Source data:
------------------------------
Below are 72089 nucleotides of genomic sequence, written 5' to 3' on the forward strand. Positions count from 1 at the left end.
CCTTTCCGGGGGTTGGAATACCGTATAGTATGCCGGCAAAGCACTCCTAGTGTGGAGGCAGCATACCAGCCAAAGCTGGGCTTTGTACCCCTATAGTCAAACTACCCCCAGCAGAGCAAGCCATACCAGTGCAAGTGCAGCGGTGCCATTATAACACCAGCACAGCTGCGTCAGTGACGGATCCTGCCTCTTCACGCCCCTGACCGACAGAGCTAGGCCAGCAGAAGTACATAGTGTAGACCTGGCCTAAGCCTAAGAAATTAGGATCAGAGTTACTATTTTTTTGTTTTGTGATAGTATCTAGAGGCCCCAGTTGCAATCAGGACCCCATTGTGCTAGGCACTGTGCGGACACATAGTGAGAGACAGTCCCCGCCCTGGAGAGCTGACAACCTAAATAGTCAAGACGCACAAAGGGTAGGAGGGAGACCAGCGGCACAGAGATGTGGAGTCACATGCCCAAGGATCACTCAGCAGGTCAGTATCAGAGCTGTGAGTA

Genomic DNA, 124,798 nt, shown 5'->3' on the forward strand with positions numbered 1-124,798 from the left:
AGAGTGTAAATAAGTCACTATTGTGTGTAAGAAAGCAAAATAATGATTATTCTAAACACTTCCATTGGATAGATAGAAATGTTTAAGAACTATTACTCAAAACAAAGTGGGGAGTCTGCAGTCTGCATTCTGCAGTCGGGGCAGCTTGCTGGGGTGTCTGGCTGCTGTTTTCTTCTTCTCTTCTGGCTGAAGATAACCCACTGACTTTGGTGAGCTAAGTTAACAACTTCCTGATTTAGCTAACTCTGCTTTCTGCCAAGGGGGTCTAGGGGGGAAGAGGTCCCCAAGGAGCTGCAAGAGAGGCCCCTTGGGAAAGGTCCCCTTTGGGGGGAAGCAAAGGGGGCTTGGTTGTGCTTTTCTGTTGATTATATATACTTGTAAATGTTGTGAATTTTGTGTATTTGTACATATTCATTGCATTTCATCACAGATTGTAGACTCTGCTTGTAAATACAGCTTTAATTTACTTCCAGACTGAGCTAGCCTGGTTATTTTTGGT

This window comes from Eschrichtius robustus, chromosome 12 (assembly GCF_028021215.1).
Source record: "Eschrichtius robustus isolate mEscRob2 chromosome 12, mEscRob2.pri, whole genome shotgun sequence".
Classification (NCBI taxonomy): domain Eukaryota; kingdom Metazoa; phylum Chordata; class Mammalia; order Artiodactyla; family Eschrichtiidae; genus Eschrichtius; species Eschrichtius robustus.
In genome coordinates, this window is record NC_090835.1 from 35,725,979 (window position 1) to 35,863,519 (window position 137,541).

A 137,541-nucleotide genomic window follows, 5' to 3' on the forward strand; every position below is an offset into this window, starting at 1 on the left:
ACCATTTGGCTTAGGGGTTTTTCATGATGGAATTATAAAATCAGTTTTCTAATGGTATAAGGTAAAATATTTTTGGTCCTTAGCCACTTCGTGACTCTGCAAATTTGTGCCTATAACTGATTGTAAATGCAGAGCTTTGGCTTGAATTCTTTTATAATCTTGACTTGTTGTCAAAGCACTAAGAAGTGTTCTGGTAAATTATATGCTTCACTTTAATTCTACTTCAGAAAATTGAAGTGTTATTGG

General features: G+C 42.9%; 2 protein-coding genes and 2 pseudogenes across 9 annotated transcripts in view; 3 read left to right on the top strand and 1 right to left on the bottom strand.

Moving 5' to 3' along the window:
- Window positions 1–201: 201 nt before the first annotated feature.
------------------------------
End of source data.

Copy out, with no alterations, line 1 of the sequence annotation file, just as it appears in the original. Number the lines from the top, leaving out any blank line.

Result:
Below are 72089 nucleotides of genomic sequence, written 5' to 3' on the forward strand. Positions count from 1 at the left end.